Falun Gong member files for asylum

Saipan, CNMI - A Chinese woman who is a Falun Gong practitioner is seeking refugee status in the CNMI and has filed her application with the Attorney General's Office last week, according to Vincent Perez, founder of the Falun Dafa Association of Saipan.

The identity of the woman was not disclosed due to the sensitivity of the issue.

Perez, who spoke with reporters shortly after the weekly Saipan Rotary Club meeting yesterday at the Hyatt Regency Saipan, said the refugee status application of the woman was an individual decision.

Perez said the AGO's decision on the matter would be out next month.

He said he does not encourage nor discourage practitioners of Falun Gong on Saipan to file for the status. Perez added that the filing of refugee status must be made by someone who really needs it and the reasons behind it should be legitimate.

"I did help but it wasn't through me," he said, adding that the woman does not speak good English.

Falun Gong, also called Falun Dafa, is an ancient form of qigong, the practice of refining the body and mind through special exercises and meditation. The group's participation in a silent, non-violent protest in 1999 against a renewed effort by the Chinese government to clamp down on spiritual movements caught Beijing's attention, which has since then launched several attempts to stamp out the group.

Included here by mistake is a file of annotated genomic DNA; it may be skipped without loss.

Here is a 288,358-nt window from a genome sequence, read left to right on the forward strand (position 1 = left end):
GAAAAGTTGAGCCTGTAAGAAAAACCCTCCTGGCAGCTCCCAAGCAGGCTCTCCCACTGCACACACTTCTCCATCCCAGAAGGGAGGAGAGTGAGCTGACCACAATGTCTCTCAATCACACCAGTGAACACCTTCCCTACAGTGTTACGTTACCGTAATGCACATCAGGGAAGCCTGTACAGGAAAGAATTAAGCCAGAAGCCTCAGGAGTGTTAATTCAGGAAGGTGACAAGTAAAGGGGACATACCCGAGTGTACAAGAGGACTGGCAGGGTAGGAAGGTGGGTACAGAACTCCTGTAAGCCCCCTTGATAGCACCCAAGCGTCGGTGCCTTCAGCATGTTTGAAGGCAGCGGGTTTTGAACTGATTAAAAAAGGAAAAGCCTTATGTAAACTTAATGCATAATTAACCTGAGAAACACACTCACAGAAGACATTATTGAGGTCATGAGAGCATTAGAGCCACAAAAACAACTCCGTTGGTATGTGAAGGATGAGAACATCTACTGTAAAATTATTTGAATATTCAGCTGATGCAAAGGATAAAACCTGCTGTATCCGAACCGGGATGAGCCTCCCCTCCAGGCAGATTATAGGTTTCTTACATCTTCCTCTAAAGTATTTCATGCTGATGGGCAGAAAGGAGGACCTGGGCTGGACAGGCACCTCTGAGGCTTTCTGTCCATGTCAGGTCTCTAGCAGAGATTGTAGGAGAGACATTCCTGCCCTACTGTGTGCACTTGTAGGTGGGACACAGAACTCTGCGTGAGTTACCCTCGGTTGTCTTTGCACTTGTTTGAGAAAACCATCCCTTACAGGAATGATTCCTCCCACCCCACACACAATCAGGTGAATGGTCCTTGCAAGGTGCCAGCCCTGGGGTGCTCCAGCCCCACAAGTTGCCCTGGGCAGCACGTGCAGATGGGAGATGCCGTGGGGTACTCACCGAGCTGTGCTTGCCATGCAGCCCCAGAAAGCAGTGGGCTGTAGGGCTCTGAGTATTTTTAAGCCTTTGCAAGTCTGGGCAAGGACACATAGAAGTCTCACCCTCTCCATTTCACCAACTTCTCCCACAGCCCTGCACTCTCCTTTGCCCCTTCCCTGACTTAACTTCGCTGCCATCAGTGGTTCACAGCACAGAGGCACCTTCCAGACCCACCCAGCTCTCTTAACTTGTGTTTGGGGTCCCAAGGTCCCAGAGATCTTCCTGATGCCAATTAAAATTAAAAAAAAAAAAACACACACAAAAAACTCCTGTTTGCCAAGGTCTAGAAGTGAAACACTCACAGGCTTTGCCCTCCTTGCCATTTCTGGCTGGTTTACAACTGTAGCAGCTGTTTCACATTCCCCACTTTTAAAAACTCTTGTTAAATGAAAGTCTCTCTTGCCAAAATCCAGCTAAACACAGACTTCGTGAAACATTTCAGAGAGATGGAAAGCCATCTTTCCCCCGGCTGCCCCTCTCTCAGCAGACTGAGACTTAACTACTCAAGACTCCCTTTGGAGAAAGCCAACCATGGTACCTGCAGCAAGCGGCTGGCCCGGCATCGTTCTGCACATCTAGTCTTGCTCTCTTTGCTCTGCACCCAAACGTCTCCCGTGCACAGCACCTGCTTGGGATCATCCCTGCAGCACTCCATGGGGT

Perez said one reason why the woman applied for refugee status was probably fear of persecution and torture once she goes back to China.

Perez said that Falun Gong started in China in 1992 but it was only in 1999 that the Chinese government started persecuting and torturing practitioners. As of this date, Perez claims there are more than 100,000 Falung Gong deaths in China but only 1,600 have been documented. Perez said the Chinese government now regards Falun Gong as a movement that seeks to topple the government.

Falun Gong practitioners in the CNMI range from 30 to 40 people but the association does not have exact membership rolls, said Perez. He said that sometime in the 1990s, CNMI practitioners reached about a hundred but when the persecution started in China, some decided to give it up.

Visual artist Xiao Peng, who has an ongoing art exhibit at the CNMI Arts Gallery, said that Falung Gong practitioners on Saipan do not really go out because they are scared to be seen and have the notion that when they go back to China they would be persecuted with their families. Peng said that, once they reveal that they are part of Falun Gong, they would open themselves and their family up to persecution.

Perez said another practitioner told them that her family in China is being harassed, that her telephones lines were being tapped, and before she came to Saipan, the Chinese government approached her several times. She eventually lost her job when the China government allegedly put pressure on her employer to have her fired.

Perez said Peng's ongoing exhibit aims to expose the difficulties Falun Gong practitioners go through by using social realism as a form of art. He said that, through art, they are able to spread the word that persecution and torture is wrong. Peng has seven social realism paintings currently being shown at the gallery on Capitol Hill. The exhibit will run until April 9.